Thursday, September 4, 2014

Quantum Superpositions: Super Stuff

In an early post on this blog, entitled “What Are We Missing?”, I explained that the two things keeping the physicists from making progress are their fear of metaphysics and their lack of a correct spacetime model. I then showed that metaphysics is really physics and nothing to be afraid of, and I’m now doing a series of posts about the spacetime model that they need.

In my last post, we discovered that our spacetime of discrete points easily reproduces the physics of the early universe and is full of electrons, positrons, neutrinos, antineutrinos, and photons. This time I want to cover what I believe to be one of the truly wonderful features of this spacetime. It comes directly from the quantum mechanical principle of superposition and it gives us the composite particles such as protons and neutrons and the heavier leptons.

 When a quantum mechanical system is observed, the outcome is not certain. A quantum system can be in a number of possible states, each of which can be the outcome of an observation. We know the outcome must be one of the possible states, and we sometimes know the probabilities of observing each state, but we never know which state will be observed, even if we make identical observations on an identically prepared system. Before an observation the system is said to be in a superposition of states. A superposition is any set of possible states of the system whose probabilities of being observed in a given experiment add up to one, or 100%.

One of the principles of quantum mechanics says that any superposition of the possible states of a quantum system is also a possible state of the system. Therefore, in our case, any superposition of spacetime points is also a spacetime point. We could start with our spacetime of single points and form a spacetime in which every point is a superposition of two, or three, or any number n of single points. We can go back the other way, too, and express every point in our original n = 1 spacetime as a superposition of n = 2 points or n = 3 points or whatever. Since the points for any value of n are possible states of the system, there is a nonzero probability that they will be observed. However, we don’t see points, we only see particles, which are excited points. What would an excited state of an n = 3 point look like? Lots of particles we know about, actually, but especially protons and neutrons.

This seems simple and obvious when you have the right spacetime model, but the physicists don’t, so the standard model of a proton is a composite particle made of three point particles called quarks. You can see where they got this idea. In scattering experiments on a superposition of three points, you would see only one of the three points in each experiment. Ultimately you would realize that there are three things here and conclude that the proton is a composite of three particles. But quarks are odd particles. Unlike other particles, they have electric charges that are fractions of the electron charge. They are never seen separately—not surprising for “parts” of a point!—but baffling to physicists for a long time until they came up with the theory of quantum chromodynamics, which does a pretty good but not perfect job of explaining the phenomenon.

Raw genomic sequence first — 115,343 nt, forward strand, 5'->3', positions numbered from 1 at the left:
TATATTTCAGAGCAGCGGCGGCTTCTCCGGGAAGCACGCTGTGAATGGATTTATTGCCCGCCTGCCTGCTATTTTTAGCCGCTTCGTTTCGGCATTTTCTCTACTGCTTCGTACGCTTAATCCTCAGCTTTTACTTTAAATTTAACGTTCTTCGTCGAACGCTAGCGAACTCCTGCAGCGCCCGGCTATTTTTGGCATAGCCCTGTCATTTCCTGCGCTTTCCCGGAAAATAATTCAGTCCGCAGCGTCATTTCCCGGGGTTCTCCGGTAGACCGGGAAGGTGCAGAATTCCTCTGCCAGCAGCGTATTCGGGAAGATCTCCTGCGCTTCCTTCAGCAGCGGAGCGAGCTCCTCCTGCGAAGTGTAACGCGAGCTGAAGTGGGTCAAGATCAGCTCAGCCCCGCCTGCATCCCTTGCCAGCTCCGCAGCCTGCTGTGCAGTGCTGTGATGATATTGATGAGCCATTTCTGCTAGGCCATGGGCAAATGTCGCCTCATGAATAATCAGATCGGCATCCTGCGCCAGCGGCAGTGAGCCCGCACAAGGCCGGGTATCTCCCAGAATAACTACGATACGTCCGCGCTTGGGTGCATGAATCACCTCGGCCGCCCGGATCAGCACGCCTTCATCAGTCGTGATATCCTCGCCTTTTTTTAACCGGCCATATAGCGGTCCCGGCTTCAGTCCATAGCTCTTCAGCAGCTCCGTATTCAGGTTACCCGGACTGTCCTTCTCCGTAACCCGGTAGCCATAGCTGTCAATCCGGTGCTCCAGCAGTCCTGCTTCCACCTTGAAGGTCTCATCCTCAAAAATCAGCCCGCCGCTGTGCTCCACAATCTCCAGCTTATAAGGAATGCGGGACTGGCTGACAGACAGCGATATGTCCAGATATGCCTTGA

Let’s back up a little and examine this a little more closely.  We’ve got points, and we’ve got excited points, which are particles. Points can be pure states—single points—or they can be superpositions of two, three, or n pure states. An excited single point is a very different particle from an excited n = 3 point—one is an electron and one is a proton. But quantum mechanically, these are both point particles! Does a point have parts? Of course not! So you’d never expect to observe one of the components of a three-point superposition floating around in space by itself. If you observe the n = 3 object, you’ll see one of the three components at a time, each with some probability. But you’ll always see it “confined” within the limits of the composite object, the proton.

But wait, there’s more! A superposition of three points consists of three spacetime points, each with its own position, spin, and time quantum numbers, along with a number that represents the probability of observing that particular point when you observe the composite object. The number is called the amplitude, and it’s a complex number (it involves i, the square root of minus one). The probability is the square of the amplitude, and it can be negative, so it obviously isn’t an ordinary probability. What might it be? If we think of it as a net time rate, everything makes sense in our spacetime, where points and particles can go backwards in time. In the proton, the three components have net time rates of -2/3, -2/3, and 1/3 times the basic time rate. Notice that the time rates add up to one (or -1) as they must.

The physicists say the proton is made up of two up quarks and a down quark, which have electric charges of 2/3, 2/3, and -1/3 times the elementary charge, e (the electron’s charge is –e). Electric charges! Major discovery! As I write this, there’s not a physicist in the world who knows that electric charge equals local time rate. But now you know it, too. This is the really cool feature of this spacetime model. You get to see nature’s great puzzles reduced to the simple and the obvious. You also know that quarks aren’t separate particles; that’s an oversimplification.

I should point out that by convention, particles going forward in time have negative charges and vice versa. In other words, a positive time rate means a negative charge. Like many physics conventions, it seems designed to be confusing. Just live with it.